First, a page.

Brazil: financial or fiscal crisis?

brasilobserver - Jun 16 2015

(Leia em Português)

What will the result of the economic policy implemented in the country be? Can we leave the economic and political crisis alone? It is very unlikely


By Nildo Ouriques – Professor of Economics and International Relations at the Federal University of Santa Catarina (UFSC), President of the Latin American Studies Institute

The Brazilian ruling class produced a dangerous consensus for the country: according to them the major newspapers, TV, radio, deputies and senators (major parties), economics professors and governors, the country is experiencing a severe fiscal crisis. The production of this ideological consensus refuses to see the root cause of all our current ills: a huge financial crisis of the state, the product of mega public debt (internal and external) organized since 1994, when came into effect the Plano Real (which established Brazil’s current currency).

In June 1994, when former President Itamar Franco announced the Plano Real, the domestic debt did not surpass 64 billion reais. Fernando Henrique Cardoso won the election that year, and at the end of his second term, debt reached 720 billion reais. The multiplication of debt is no secret: economists decided to control inflation with a sharp rise in interest rates at higher levels to 50%! In the last two decades, Brazil has almost always been the world champion of interest rates, fuelling an unprecedented rentist republic, where all capital fractions (multinationals, bankers, landlords, traders and pension funds) are fed at the expense of public debt. The Lula government (2003-2010) doubled the bet, when debt reached 1.5 trillion reais. The PT (Workers Party) government of Dilma Rousseff did not soften the generosity: debt reached the stratospheric figure of 3 trillion reais.

What is the most important consequence of the phenomenon? The government allocates half of the public budget, or almost half of everything it collects in taxes for the payment of debt interest that nevertheless continues to grow at breakneck pace. In 2014, for example, the government allocated 45.11% of all tax revenues to interest payments and partial debt relief. It is as if the country worked in the rhythm of a war economy, like Nicaragua in the 1980s. However, the debt continues to grow every month, fuelling the rentism of the holders of government bonds.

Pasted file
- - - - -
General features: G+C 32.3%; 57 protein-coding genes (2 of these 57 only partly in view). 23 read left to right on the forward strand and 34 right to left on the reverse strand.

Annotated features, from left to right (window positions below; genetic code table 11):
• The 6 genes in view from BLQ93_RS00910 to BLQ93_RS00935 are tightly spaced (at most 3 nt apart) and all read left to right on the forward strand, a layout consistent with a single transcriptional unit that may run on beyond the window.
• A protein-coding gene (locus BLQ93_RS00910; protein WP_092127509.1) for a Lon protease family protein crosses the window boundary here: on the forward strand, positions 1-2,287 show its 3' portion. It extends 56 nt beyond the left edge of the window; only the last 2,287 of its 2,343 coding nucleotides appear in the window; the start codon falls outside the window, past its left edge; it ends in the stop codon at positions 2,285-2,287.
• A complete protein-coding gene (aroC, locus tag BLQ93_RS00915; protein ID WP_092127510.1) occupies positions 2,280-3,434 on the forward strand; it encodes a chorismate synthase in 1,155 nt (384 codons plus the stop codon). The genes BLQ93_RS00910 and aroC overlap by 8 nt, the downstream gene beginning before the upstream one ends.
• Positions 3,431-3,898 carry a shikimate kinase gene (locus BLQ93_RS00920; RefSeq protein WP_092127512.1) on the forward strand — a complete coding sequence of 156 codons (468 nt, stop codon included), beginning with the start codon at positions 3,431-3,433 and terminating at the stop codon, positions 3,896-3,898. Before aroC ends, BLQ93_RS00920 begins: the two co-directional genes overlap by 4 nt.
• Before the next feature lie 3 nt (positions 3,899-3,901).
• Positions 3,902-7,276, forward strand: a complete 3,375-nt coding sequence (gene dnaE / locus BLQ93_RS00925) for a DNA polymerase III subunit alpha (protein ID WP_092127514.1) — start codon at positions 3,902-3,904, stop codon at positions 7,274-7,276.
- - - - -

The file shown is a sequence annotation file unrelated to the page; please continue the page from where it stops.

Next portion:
The numbers make it clear that we do not suffer a fiscal crisis, i.e. caused by the assumption that the “government collects too much and spends much worse.” Indeed, there is fiscal surplus if we take out government’s financial expenditure on debt interest. The 1988 constitution in force provides for the audit of the debt, but the parliamentary majority composed by the two main parties in the country (the ruling PT and the opposition PSDB, the Social Democrats) prevents any movement in this direction. Thus, parties are struggling in minor issues (reduction of legal age, quota system, etc.) while maintaining strong alliance on economic issues. Similarly, any serious attempt to reform the political system ends in minor changes in the electoral system that, in fact, are unable to grant representation to the political system, each day further away from the popular majorities and even the average voter.

It should be noted the essential: the PT-PSDB consortium rightly manages the political situation. Despite the mutual accusations of corruption and petty quarrels in Congress, the truth is that in the field of economics and central issues, both the PT and the PSDB are substantially in line. It is the ‘petucano’ system, a mixture of PT and PSDB that for a significant number of voters have no difference, which is why between abstention, the invalid and white vote, reached 37 million people in the second round of an election considered as “the most disputed of Brazilian democracy.” It is of considerable figure when you consider that the re-elected president took 54 million and Senator Aécio Neves, defeated candidate, reached 51 million.